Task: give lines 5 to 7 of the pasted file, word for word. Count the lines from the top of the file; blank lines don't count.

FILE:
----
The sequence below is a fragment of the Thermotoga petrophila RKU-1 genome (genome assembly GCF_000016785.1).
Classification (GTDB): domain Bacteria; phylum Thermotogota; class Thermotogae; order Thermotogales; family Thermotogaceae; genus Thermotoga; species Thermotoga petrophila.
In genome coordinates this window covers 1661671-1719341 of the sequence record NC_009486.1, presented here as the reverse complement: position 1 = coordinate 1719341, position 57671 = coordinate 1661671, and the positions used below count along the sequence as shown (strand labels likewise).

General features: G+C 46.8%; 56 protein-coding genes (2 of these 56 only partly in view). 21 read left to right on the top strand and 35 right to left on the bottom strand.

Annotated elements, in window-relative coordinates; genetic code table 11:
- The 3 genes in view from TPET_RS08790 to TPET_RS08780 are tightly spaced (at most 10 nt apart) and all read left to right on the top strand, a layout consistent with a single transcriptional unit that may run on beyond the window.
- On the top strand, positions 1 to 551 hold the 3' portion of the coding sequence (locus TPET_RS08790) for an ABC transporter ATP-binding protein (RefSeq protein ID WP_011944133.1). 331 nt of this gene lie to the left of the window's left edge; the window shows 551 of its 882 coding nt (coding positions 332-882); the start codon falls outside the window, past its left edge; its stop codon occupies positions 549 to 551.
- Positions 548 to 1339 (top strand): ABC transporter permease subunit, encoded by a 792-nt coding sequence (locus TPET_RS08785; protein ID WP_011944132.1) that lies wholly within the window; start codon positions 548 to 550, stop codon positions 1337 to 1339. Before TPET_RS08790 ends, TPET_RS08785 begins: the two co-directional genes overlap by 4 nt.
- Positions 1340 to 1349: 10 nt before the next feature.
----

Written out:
Annotated elements, in window-relative coordinates; genetic code table 11:
- The 3 genes in view from TPET_RS08790 to TPET_RS08780 are tightly spaced (at most 10 nt apart) and all read left to right on the top strand, a layout consistent with a single transcriptional unit that may run on beyond the window.
- On the top strand, positions 1 to 551 hold the 3' portion of the coding sequence (locus TPET_RS08790) for an ABC transporter ATP-binding protein (RefSeq protein ID WP_011944133.1). 331 nt of this gene lie to the left of the window's left edge; the window shows 551 of its 882 coding nt (coding positions 332-882); the start codon falls outside the window, past its left edge; its stop codon occupies positions 549 to 551.